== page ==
When we are in a meeting, we know why we’re there and we’re focused on the meeting topic. If we are hanging out in a virtual lounge, there is no agenda, and we are waiting to see who might show up that we interact with. In this kind of scenario, I think having an immersive space that looks like the lunchroom or lounge etc. would be useful. It’s also helpful to use an avatar to represent ourselves as we can emphasize some aspect of ourselves that we would like to share with others. My naturally curly hair, for instance.
So don’t give up on immersive spaces and avatars just yet. They may help integrate onsite staff with those that are remote from the office. Microsoft is just going to have to do something about the dangling arms on the avatars.
Improvements to Teams User Experience
Sometimes it’s the small improvements that can have an outsized act impact on user satisfaction. Here are some Ignite Teams features that will get a lot of love.
- You can now assign meeting roles via a scheduling form when you set up a Teams meeting. For instance, you can indicate which participants are presenters, which are organizers, and which are attendees. This can make for a more effective meeting.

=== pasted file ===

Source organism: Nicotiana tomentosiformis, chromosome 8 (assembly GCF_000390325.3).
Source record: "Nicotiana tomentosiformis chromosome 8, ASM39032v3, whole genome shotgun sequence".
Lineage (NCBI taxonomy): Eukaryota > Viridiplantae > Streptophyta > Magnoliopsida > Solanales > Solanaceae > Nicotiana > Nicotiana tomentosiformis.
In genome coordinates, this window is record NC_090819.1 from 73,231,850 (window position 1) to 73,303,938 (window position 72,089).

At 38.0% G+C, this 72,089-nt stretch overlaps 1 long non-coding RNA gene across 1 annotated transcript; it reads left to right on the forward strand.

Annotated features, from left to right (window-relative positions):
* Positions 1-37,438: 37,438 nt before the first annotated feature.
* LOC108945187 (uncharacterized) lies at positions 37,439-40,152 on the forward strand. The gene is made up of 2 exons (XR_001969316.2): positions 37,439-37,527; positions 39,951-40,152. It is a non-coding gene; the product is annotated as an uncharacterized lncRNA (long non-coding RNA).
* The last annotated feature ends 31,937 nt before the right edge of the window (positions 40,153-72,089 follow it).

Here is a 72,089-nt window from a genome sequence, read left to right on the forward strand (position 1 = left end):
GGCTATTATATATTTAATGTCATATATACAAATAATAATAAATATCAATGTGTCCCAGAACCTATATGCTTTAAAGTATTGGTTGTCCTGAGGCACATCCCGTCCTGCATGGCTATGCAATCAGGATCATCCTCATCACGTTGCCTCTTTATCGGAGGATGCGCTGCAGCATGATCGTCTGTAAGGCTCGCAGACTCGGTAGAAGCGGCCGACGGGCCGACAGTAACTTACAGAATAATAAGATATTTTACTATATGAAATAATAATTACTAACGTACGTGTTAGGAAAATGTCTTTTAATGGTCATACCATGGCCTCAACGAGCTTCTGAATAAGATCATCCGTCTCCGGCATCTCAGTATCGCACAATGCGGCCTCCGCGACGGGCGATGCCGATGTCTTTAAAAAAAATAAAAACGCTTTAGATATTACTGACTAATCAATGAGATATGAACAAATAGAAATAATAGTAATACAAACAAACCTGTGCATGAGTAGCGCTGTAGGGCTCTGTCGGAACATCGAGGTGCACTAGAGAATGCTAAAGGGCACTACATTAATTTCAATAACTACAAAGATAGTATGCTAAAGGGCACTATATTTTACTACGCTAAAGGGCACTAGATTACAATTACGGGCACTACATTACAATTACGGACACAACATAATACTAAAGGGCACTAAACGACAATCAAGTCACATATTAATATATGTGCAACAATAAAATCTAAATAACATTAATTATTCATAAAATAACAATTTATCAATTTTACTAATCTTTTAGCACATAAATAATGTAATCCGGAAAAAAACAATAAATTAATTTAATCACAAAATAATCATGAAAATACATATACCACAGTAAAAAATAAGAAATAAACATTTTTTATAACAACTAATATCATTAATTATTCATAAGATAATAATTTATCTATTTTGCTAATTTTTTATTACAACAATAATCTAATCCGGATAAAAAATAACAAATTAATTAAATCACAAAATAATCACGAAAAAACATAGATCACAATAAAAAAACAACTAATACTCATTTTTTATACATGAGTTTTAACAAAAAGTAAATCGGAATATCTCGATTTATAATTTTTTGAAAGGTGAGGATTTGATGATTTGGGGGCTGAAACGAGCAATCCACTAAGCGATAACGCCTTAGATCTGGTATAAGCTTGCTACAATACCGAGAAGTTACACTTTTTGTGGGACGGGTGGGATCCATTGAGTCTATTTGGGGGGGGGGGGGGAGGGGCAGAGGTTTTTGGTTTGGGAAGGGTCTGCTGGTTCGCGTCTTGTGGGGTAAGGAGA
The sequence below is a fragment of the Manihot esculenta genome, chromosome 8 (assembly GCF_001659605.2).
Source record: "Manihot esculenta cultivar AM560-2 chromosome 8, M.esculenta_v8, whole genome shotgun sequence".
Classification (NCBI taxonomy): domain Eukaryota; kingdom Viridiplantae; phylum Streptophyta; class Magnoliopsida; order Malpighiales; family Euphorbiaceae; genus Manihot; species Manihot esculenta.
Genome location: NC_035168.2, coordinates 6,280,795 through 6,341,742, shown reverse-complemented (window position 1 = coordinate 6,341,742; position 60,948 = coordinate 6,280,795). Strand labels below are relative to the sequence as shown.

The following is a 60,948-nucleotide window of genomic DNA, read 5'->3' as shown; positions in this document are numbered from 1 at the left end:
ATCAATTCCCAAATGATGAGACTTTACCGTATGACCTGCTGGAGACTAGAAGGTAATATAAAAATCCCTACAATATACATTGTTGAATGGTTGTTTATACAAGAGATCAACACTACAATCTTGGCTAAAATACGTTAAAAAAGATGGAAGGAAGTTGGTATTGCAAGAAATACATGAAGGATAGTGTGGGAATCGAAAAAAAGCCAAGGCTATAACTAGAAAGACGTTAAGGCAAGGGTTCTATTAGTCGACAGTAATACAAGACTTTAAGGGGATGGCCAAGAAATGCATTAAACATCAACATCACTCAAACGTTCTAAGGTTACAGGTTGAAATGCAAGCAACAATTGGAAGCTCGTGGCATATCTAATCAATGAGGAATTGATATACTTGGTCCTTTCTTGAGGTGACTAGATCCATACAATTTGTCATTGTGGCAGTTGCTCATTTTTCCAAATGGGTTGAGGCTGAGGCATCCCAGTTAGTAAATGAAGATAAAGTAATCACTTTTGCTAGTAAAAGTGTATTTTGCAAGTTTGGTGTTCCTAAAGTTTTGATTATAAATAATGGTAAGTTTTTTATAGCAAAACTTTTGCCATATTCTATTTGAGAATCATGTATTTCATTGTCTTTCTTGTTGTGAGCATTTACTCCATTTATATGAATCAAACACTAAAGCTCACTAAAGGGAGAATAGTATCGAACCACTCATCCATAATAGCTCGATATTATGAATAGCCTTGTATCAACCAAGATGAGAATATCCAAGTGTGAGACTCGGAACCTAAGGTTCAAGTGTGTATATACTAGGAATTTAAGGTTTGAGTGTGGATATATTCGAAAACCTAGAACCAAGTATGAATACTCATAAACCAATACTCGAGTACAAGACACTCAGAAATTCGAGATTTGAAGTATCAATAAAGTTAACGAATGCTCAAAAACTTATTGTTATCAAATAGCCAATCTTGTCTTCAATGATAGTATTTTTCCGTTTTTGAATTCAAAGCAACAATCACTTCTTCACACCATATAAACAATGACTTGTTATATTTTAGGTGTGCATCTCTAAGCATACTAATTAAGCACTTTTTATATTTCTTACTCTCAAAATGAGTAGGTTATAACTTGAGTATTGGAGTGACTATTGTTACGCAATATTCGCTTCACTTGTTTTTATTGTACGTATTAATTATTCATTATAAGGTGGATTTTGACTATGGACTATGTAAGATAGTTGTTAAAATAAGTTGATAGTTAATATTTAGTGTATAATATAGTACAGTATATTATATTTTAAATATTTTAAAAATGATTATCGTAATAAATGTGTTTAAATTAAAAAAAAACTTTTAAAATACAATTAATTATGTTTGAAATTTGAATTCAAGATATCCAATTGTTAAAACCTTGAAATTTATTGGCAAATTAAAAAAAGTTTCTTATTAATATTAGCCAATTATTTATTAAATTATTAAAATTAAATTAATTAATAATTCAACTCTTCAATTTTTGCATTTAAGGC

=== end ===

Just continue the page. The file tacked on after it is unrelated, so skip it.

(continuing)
- It will now be possible to see the order in which meeting attendees have raised their hands. This was difficult to do in the past. I’m glad to see this Ignite Teams feature.
- And did I mention emojis? You have an additional 800 emojis to choose from. Time to get creative!
- It will soon be possible to share a channel with guest users. This will eliminate a lot of Teams overhead. Right now, when we want to invite guest users to a team, we must set up a parallel team to our internal one. No more. Now we can invite guest users to the one team and limit their access to a shared channel. I think this will make Teams a lot easier to use for collaborating across organizations.
- And finally, when you hover over a person’s name to communicate with them you will see their time zone on their contact card. If you work in an organization that is distributed across time zones this will help you understand whether the person you want to message is in their workday or off work. I can see this being especially helpful for users that are contacting someone for support. Now they have a better sense of whether the support person is available to answer them right away or not.
Teams Webinars Also Gets Some Improvements
When the pandemic first began, I was doing a lot of webinars. These Ignite Teams features will go a long way to making the webinar experience more positive for organizers and attendees.